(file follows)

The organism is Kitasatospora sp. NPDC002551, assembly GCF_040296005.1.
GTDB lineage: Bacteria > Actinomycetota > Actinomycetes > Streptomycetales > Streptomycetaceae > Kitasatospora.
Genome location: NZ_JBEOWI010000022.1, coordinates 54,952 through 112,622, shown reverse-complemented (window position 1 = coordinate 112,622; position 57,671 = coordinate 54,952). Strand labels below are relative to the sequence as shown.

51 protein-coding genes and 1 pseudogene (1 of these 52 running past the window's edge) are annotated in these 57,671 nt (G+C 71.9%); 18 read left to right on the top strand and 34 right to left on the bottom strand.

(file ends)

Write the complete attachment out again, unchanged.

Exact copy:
The organism is Kitasatospora sp. NPDC002551, assembly GCF_040296005.1.
GTDB lineage: Bacteria > Actinomycetota > Actinomycetes > Streptomycetales > Streptomycetaceae > Kitasatospora.
Genome location: NZ_JBEOWI010000022.1, coordinates 54,952 through 112,622, shown reverse-complemented (window position 1 = coordinate 112,622; position 57,671 = coordinate 54,952). Strand labels below are relative to the sequence as shown.

51 protein-coding genes and 1 pseudogene (1 of these 52 running past the window's edge) are annotated in these 57,671 nt (G+C 71.9%); 18 read left to right on the top strand and 34 right to left on the bottom strand.